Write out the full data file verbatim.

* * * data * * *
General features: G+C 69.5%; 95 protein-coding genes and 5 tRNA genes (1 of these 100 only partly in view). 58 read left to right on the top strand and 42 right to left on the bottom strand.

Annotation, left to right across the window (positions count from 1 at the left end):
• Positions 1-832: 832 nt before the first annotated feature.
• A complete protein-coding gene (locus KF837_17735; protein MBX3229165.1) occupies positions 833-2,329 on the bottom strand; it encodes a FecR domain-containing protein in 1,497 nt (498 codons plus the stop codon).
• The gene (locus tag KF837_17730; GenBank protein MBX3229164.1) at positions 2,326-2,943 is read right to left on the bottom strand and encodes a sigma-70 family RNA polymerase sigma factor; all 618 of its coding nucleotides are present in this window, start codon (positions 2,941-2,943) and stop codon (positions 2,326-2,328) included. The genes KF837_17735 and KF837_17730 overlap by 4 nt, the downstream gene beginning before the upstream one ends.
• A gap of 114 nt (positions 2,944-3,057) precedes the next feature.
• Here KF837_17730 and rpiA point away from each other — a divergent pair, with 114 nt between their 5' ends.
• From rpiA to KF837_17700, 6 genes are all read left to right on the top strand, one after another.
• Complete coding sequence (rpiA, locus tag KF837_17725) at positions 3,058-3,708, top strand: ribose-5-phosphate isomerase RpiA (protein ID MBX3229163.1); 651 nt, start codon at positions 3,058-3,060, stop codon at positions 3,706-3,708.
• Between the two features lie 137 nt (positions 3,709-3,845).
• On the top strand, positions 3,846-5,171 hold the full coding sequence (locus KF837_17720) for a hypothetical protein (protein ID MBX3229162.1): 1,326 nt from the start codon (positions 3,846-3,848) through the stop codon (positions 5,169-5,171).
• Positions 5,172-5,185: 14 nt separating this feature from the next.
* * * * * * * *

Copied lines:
General features: G+C 69.5%; 95 protein-coding genes and 5 tRNA genes (1 of these 100 only partly in view). 58 read left to right on the top strand and 42 right to left on the bottom strand.

Annotation, left to right across the window (positions count from 1 at the left end):
• Positions 1-832: 832 nt before the first annotated feature.
• A complete protein-coding gene (locus KF837_17735; protein MBX3229165.1) occupies positions 833-2,329 on the bottom strand; it encodes a FecR domain-containing protein in 1,497 nt (498 codons plus the stop codon).
• The gene (locus tag KF837_17730; GenBank protein MBX3229164.1) at positions 2,326-2,943 is read right to left on the bottom strand and encodes a sigma-70 family RNA polymerase sigma factor; all 618 of its coding nucleotides are present in this window, start codon (positions 2,941-2,943) and stop codon (positions 2,326-2,328) included. The genes KF837_17735 and KF837_17730 overlap by 4 nt, the downstream gene beginning before the upstream one ends.
• A gap of 114 nt (positions 2,944-3,057) precedes the next feature.
• Here KF837_17730 and rpiA point away from each other — a divergent pair, with 114 nt between their 5' ends.
• From rpiA to KF837_17700, 6 genes are all read left to right on the top strand, one after another.
• Complete coding sequence (rpiA, locus tag KF837_17725) at positions 3,058-3,708, top strand: ribose-5-phosphate isomerase RpiA (protein ID MBX3229163.1); 651 nt, start codon at positions 3,058-3,060, stop codon at positions 3,706-3,708.
• Between the two features lie 137 nt (positions 3,709-3,845).
• On the top strand, positions 3,846-5,171 hold the full coding sequence (locus KF837_17720) for a hypothetical protein (protein ID MBX3229162.1): 1,326 nt from the start codon (positions 3,846-3,848) through the stop codon (positions 5,169-5,171).
• Positions 5,172-5,185: 14 nt separating this feature from the next.